Hasan Namir is an Iraqi-Canadian author. He is the author of three previous books: God in Pink, winner of the Lambda Literary Award for Best Gay Fiction, War/Torn, recipient of the 2020 Barbara Gittings Honor Book Award from the Stonewall Book Awards, and the children’s book, The Name I Call Myself. Hasan lives in Vancouver with his husband and child.
Umbilical Cord, Hasan’s debut poetry book, is a joyful collection about parenting, fatherhood, and hope. These warm, free-verse poems document the journey that he and his husband took to have a child. Between love letters to their young son, Namir shares insight into his love story with his husband, the complexities of the IVF surrogacy process, and the first year as a family of three. Umbilical Cord is a heartfelt book for parents or would-be parents, with a universal message of hope.
Interview by L’Amour Lisik
L’Amour Lisik (LL): Your panel for the Victoria Festival of Authors is titled “Birth, Death, the Restlessness In Between,” and includes poets Andrea Actis and Jen Sookfong Lee, with moderator John Barton. There are nine other events happening for the Victoria Festival of Authors between September 29 and October 3. Are there any that you’re especially excited about?
Hasan Namir (HN): I’m just really excited to be on the same panel as Jen Sookfong Lee and Andrea Actis! Been looking forward to this for a while now!
LL: Your poetry book Umbilical Cord follows a somewhat chronological timeline as your baby, Malek, is conceived, birthed, and raised lovingly by you and your husband Tarn. Punctuated throughout are “Dear Child” poems—open letters to Malek that mark the stages of his growth from teething to talking. How did you settle on this layout? Did you write the poems of Umbilical Cord as the events were happening, or afterwards, in retrospect?
HN: I’ve had this layout from the very beginning. I knew I wanted to include the “Dear Child” poems throughout the book. A lot of the poems in the book were written as it happened, except for the neonatal intensive care poems because I didn’t have access to a laptop at the hospital so the poems were written after I left the hospital. I took a year off from work and I spent all these days with Malek, so a lot of the poems were written as I was inspired to write them.
LL: You write “Dear Child, / We dreamed of your birthday / A big celebration in a hall / Surrounded by our family and loved ones / We were in a pandemic / The air around us changed all that.” What was it like to write these poems and raise a baby during the uncertainty of this pandemic?
HN: It has been challenging for sure because there were a lot of uncertainties, even this year as we’re planning his second birthday, we’re not sure what’s going to happen, so we’re definitely more cautious and seeing how things are. I will say that the pandemic and the lockdown did give me opportunities to write more so I had a lot of time to write poetry because we spent a lot of time at home. There were a lot of things that we wanted with Malek, a lot of activities but we couldn’t as much because we were scared and we were looking out for his health. This year was easier for sure as a lot of the restrictions were lifted as more people are being vaccinated. I definitely have a lot of stories to share with Malek once he’s old enough about the pandemic. I’m grateful for everything though. We are not the only parents that are raising a child through the pandemic and we’re just taking it one day at a time.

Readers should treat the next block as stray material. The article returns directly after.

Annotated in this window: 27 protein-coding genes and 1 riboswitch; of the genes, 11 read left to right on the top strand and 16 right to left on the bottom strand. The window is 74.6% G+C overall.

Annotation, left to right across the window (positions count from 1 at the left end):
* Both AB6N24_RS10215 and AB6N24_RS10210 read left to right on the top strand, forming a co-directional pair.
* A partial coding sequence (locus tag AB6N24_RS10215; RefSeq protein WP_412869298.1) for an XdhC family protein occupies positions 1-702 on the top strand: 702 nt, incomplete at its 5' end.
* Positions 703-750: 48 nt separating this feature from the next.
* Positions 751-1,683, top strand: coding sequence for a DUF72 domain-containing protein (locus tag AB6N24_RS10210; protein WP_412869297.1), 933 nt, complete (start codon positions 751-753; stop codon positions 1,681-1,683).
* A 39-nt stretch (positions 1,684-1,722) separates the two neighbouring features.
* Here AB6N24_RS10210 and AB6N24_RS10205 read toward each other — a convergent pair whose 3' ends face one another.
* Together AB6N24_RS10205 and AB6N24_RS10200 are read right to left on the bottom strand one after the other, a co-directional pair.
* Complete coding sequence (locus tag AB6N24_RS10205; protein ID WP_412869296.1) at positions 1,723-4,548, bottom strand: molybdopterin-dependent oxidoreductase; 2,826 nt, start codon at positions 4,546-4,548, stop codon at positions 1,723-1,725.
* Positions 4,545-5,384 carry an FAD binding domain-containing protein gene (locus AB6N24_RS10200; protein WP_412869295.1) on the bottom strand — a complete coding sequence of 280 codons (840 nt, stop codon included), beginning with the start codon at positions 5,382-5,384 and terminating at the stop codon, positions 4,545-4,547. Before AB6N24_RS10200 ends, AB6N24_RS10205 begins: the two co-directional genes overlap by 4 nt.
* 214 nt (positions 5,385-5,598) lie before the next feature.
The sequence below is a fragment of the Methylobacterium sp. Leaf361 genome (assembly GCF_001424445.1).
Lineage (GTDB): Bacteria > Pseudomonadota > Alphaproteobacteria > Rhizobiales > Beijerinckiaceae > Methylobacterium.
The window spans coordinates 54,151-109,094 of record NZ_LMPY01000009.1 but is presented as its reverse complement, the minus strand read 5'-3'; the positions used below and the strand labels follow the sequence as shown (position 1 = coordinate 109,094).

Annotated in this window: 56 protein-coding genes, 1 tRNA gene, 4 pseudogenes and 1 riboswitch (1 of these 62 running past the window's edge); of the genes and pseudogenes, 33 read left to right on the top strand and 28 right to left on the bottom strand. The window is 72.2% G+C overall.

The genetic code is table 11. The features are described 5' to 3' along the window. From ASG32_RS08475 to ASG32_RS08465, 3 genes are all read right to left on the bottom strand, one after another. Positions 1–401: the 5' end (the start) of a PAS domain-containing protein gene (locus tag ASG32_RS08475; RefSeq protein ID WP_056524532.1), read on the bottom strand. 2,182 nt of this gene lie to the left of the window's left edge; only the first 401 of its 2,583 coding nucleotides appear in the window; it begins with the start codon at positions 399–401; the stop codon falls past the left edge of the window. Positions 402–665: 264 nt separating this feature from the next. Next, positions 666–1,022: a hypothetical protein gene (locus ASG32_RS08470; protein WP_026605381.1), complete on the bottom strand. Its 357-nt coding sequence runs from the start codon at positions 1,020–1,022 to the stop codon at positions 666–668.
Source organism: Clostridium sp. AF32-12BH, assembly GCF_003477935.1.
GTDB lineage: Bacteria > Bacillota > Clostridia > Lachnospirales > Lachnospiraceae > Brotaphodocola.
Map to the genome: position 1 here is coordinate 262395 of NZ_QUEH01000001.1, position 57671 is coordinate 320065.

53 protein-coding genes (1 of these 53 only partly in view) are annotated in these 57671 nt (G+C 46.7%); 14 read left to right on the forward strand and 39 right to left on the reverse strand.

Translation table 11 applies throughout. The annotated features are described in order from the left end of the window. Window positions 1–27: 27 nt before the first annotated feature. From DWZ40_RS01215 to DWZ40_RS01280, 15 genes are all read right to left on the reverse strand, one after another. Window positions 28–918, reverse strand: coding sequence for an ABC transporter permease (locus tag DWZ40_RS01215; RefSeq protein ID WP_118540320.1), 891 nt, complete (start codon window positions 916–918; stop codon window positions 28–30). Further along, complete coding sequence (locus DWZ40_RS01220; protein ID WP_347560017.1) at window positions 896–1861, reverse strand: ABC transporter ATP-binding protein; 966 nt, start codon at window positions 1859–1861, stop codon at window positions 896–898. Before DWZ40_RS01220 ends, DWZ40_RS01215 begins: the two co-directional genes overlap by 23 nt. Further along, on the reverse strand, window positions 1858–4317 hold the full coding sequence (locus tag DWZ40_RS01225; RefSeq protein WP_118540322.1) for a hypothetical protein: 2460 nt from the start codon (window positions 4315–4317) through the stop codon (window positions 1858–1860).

LL: Your book blends poetry with nonfiction, weaving in segments from your own childhood, memories of your parents, and hopes for the future. You also write fiction, with your debut novel God in Pink winning a Lambda Literary Award for Gay Fiction. Does your fiction writing inform your poetry and vice versa? What advice would you give to emerging writers looking to publish their first book of fiction or poetry?
HN: My fiction writing has inspirations from my own personal life, but the stories and characters are also very different. There are similarities but the differences are more significant for sure. I find poetry gives me that space of comfort so I’m able to share my personal stories more than fiction. As a writer, I like that versatility that allows me to switch genres and forms and be able to tell my stories differently without being trapped into one type of literary platform. I enjoy having to navigate through fiction, poetry, children’s picture books. My advice for emerging writers is to write what you know, tell your own stories because we are longing for these diverse stories and stay determined and hopeful. Don’t let a rejection crush your dreams. Keep following your dreams and never give up. Also, independent book publishers are always looking for amazing books, so submit your manuscripts to them once you know it’s ready for publication.
LL: What are you reading and/or writing right now? When you were writing Umbilical Cord, were there particular queer, Iraqi-Canadian, and/or BIPOC authors who you looked to for inspiration?
HN: Currently reading With/Holding by Chantal Gibson, a wonderful poetry book that I recommend to everyone. I was inspired by Adriene Gruber’s wonderful poetry book Q&A, so I wanted to write a family poetry book about my own personal experience. There aren’t a lot of queer family poetry books, if any, so, I hoped that Umbilical Cord opens that door and I hope to see more poetry books and books in general giving queer families platforms.